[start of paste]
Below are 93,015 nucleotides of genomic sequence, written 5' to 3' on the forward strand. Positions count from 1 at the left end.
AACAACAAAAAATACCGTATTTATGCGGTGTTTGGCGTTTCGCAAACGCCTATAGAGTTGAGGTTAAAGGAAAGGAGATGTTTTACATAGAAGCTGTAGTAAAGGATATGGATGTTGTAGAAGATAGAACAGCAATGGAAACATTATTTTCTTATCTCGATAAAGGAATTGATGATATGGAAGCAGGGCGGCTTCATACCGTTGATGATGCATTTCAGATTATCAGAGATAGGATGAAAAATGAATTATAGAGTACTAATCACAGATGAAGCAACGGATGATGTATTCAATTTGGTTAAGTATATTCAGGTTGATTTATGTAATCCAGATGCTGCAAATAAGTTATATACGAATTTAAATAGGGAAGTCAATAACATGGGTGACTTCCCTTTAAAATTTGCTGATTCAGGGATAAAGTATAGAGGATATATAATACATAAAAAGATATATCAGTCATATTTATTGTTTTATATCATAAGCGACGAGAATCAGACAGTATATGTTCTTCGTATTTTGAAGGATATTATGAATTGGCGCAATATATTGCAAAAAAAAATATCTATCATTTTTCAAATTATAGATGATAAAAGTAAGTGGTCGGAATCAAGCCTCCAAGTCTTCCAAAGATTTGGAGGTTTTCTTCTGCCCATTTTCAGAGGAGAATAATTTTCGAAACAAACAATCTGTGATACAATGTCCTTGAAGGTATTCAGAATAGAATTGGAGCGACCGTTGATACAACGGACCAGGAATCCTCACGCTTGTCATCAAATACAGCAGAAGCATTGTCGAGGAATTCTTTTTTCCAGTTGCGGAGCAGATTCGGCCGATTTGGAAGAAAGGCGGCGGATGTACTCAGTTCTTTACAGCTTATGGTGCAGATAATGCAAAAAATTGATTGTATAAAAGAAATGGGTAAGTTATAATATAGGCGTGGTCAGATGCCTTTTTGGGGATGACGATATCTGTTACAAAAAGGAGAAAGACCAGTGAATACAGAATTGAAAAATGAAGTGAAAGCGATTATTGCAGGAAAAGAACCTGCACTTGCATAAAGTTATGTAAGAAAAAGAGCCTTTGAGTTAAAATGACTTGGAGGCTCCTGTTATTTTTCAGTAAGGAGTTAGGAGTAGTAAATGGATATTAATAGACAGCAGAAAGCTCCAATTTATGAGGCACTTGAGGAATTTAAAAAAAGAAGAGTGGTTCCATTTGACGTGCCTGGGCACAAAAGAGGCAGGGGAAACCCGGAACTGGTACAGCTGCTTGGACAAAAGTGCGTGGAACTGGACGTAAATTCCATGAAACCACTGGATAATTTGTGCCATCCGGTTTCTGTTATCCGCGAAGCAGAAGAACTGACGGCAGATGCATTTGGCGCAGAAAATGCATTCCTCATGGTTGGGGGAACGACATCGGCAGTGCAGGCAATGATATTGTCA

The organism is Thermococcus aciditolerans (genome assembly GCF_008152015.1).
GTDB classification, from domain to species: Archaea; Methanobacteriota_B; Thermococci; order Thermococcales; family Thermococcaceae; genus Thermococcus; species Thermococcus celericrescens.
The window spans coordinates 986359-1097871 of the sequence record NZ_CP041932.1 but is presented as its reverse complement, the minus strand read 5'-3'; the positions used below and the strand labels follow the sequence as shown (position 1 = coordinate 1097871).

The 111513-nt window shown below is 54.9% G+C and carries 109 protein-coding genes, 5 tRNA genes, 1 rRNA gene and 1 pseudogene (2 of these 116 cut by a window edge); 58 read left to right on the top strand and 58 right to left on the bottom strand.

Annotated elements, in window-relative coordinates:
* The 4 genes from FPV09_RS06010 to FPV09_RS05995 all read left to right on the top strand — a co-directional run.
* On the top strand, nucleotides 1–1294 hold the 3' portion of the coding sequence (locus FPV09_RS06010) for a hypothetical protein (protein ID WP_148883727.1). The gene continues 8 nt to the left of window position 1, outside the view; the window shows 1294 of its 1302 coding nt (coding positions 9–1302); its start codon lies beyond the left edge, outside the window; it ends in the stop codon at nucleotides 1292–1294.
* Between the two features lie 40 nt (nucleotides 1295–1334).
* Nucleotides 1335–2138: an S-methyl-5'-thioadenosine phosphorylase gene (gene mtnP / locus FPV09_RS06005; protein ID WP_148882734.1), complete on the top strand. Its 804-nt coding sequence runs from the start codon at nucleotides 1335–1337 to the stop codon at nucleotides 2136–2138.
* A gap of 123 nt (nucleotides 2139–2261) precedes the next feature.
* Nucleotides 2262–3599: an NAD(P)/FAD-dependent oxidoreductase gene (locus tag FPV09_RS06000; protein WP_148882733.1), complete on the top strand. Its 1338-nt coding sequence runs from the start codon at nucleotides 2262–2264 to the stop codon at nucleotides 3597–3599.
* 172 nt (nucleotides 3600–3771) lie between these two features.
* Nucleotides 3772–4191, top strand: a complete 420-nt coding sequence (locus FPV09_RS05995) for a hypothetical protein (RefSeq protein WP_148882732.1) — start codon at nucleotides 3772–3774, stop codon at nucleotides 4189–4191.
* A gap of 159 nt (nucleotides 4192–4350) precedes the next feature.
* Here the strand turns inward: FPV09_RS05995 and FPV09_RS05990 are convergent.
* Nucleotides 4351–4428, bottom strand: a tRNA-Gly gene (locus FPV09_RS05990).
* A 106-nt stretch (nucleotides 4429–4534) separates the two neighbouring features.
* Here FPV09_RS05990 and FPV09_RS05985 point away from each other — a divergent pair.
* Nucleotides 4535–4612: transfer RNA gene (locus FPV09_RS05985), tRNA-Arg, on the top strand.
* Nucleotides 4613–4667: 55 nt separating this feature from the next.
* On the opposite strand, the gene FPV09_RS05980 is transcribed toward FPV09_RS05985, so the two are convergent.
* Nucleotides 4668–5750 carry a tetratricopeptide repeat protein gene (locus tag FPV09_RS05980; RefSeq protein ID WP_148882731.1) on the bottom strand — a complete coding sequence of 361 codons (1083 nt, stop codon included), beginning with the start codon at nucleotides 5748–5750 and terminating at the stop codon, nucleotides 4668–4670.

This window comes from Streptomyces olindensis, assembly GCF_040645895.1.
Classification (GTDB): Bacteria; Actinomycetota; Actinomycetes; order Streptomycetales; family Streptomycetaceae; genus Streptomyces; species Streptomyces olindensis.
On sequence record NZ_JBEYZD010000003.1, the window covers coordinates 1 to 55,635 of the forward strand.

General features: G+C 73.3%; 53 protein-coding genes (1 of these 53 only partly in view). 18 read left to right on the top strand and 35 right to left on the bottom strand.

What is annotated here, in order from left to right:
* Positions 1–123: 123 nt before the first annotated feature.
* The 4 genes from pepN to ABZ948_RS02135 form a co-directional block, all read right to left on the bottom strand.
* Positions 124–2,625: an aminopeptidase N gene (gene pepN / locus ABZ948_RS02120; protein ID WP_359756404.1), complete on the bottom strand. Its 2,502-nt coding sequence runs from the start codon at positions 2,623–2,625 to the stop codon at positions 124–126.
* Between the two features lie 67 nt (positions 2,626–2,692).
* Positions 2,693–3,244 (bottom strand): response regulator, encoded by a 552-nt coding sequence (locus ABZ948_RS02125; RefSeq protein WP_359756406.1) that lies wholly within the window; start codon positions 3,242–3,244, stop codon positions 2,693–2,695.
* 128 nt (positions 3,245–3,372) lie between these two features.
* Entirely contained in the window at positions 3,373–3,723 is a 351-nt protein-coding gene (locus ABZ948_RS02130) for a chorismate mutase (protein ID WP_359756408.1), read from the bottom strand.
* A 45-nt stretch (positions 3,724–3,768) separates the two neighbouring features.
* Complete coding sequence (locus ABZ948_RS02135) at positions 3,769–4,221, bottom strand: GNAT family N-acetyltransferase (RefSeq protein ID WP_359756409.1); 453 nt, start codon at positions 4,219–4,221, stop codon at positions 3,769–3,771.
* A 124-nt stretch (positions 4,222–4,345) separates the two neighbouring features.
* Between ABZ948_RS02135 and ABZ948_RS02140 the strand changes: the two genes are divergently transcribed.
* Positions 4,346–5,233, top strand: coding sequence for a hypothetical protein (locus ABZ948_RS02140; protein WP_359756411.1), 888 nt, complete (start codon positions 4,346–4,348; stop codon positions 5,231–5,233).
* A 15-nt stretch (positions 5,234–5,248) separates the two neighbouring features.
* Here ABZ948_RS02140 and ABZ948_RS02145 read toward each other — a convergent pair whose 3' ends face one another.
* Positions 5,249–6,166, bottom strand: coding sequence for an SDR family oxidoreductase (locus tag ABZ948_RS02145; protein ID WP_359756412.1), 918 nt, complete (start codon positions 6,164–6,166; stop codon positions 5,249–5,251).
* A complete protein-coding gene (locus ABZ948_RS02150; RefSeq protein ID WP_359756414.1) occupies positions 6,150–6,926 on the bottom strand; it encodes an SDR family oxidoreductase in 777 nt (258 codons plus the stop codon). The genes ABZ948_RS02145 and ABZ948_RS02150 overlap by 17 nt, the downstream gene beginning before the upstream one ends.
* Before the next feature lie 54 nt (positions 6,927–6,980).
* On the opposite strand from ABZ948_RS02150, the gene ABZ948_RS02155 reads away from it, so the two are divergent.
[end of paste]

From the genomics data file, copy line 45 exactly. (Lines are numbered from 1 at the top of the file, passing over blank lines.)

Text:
* A complete protein-coding gene (locus ABZ948_RS02150; RefSeq protein ID WP_359756414.1) occupies positions 6,150–6,926 on the bottom strand; it encodes an SDR family oxidoreductase in 777 nt (258 codons plus the stop codon). The genes ABZ948_RS02145 and ABZ948_RS02150 overlap by 17 nt, the downstream gene beginning before the upstream one ends.